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P4P800-E Deluxe: SATA slower than PATA drives???

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  • Asus
  • SATA
  • Configuration
  • Motherboards
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Anonymous
a b V Motherboard
September 24, 2005 3:52:51 AM

Archived from groups: alt.comp.periphs.mainboard.asus (More info?)

Hi,

My original configuration consisted two PATA Maxtor 160gb drives on the
promise controller in a non-raid IDE configuration. These drives at boot up
show up in the promise bios as UDMA6 drives and are operating at the optimum
speed.

I then installed a new WD 360gb SATA drive on the Intel controller with a
fresh operating system (XPsp2) and made it the bootable drive. Since this
drive is SATA I expected equal or better performance than the original
Maxtor PATA drive installation but it was noticeably slower in every aspect
with just the operating system and a few programs installed.

I went into the bios and noticed the SATA drive was auto configuring as
UDMA5 on the Intel controller.

I then plugged the drive into the promise SATA connector on the MB and again
at boot up it showed up as a UDMA5 drive where the other two PATA drives
show up as UDMA6.

I have gone into the bios and made all the correct adjustments I believe.
When connected to the Intel controller I set the following:

"Onboard IDE Operate Mode" [Enhanced]
"Enhanced Mode Support On" [S-ATA]
"Configure SATA as RAID" [No]

The Maxtor drives are noticeably faster at 133mb/s than the new WD SATA
drive which I believe is running at 100mb/s.

How can I get the new SATA drive up to speed.

Thanks for any help!! Martin

More about : p4p800 deluxe sata slower pata drives

Anonymous
a b V Motherboard
September 24, 2005 11:39:26 AM

Archived from groups: alt.comp.periphs.mainboard.asus (More info?)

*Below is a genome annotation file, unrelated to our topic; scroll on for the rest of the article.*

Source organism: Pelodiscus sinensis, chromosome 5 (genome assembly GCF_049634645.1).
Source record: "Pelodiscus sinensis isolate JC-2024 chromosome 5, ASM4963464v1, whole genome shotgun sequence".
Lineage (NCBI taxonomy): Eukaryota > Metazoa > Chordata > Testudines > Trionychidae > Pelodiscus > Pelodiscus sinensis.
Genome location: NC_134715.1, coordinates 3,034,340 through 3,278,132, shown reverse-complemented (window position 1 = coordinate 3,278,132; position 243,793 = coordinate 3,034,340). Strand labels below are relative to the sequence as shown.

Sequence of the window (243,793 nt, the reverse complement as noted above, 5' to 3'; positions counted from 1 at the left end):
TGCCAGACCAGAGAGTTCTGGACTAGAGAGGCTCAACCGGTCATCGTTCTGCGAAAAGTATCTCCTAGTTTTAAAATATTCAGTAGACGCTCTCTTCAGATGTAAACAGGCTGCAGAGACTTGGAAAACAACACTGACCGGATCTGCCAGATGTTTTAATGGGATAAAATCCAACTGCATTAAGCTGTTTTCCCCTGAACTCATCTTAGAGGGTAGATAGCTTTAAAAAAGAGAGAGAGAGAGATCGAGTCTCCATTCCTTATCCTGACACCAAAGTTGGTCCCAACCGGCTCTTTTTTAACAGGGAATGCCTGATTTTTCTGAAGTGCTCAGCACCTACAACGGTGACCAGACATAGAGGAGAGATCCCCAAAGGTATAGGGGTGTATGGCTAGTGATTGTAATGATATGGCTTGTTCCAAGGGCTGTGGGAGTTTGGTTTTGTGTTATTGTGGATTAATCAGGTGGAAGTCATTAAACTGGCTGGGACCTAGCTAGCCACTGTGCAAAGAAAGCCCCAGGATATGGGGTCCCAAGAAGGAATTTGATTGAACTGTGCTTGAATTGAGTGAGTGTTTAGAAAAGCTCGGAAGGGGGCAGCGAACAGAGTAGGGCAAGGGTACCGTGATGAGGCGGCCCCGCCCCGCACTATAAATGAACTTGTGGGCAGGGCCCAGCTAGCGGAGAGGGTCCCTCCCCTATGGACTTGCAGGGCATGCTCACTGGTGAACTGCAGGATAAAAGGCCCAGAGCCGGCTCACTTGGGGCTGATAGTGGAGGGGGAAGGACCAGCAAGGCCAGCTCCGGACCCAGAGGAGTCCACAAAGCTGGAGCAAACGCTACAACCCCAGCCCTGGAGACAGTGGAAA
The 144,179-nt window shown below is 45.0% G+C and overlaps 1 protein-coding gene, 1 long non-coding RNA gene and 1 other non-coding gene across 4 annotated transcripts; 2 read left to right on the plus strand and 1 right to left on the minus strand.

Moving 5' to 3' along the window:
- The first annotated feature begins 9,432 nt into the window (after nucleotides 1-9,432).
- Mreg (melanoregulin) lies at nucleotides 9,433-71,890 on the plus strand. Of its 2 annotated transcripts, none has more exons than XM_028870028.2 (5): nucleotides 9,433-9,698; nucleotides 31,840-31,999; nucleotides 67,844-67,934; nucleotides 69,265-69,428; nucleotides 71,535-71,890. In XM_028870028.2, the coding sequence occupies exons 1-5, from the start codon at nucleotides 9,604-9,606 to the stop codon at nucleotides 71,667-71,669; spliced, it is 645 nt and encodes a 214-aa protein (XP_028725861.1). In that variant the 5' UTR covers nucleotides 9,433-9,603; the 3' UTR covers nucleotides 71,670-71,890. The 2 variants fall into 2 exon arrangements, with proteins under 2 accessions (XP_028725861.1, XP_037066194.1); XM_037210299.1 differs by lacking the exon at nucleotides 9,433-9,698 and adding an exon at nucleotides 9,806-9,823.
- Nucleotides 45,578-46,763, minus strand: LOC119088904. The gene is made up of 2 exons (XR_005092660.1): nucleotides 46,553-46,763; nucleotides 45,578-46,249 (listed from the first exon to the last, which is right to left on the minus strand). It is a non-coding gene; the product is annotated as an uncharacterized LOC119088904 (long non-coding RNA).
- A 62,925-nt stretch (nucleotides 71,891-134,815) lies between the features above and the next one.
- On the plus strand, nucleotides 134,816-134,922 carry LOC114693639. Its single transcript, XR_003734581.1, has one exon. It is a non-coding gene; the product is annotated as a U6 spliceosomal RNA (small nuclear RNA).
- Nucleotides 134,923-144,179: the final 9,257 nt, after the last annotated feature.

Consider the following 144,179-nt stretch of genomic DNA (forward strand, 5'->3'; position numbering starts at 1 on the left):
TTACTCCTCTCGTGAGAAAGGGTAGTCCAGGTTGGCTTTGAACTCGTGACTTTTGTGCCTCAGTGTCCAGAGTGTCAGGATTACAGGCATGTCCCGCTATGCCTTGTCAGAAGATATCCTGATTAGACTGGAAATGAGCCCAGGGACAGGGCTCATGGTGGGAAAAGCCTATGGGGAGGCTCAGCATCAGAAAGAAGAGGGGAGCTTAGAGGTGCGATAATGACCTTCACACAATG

Martin Hirsch wrote:

> Hi,
>
> My original configuration consisted two PATA Maxtor 160gb drives on
> the promise controller in a non-raid IDE configuration. These drives
> at boot up show up in the promise bios as UDMA6 drives and are
> operating at the optimum speed.
>
> I then installed a new WD 360gb SATA drive on the Intel controller
> with a fresh operating system (XPsp2) and made it the bootable drive.
> Since this drive is SATA I expected equal or better performance than
> the original Maxtor PATA drive installation but it was noticeably
> slower in every aspect with just the operating system and a few
> programs installed.
>
> I went into the bios and noticed the SATA drive was auto configuring
> as UDMA5 on the Intel controller.
>
> I then plugged the drive into the promise SATA connector on the MB
> and again at boot up it showed up as a UDMA5 drive where the other
> two PATA drives show up as UDMA6.
>
> I have gone into the bios and made all the correct adjustments I
> believe. When connected to the Intel controller I set the following:
>
> "Onboard IDE Operate Mode" [Enhanced]
> "Enhanced Mode Support On" [S-ATA]
> "Configure SATA as RAID" [No]
>
> The Maxtor drives are noticeably faster at 133mb/s than the new WD
> SATA drive which I believe is running at 100mb/s.
>
> How can I get the new SATA drive up to speed.
>
> Thanks for any help!! Martin



Hi Martin!


Not even that, also (a good drived) AGP is faster than PCIx.




Best Regards,

Daniel Mandic
Anonymous
a b V Motherboard
September 24, 2005 12:27:05 PM

Archived from groups: alt.comp.periphs.mainboard.asus (More info?)

In article <6J6Ze.24619$sx2.10462@fed1read02>,
martinhirschREMOVEspam@cox.net says...
> Hi,
>
> My original configuration consisted two PATA Maxtor 160gb drives on the
> promise controller in a non-raid IDE configuration. These drives at boot up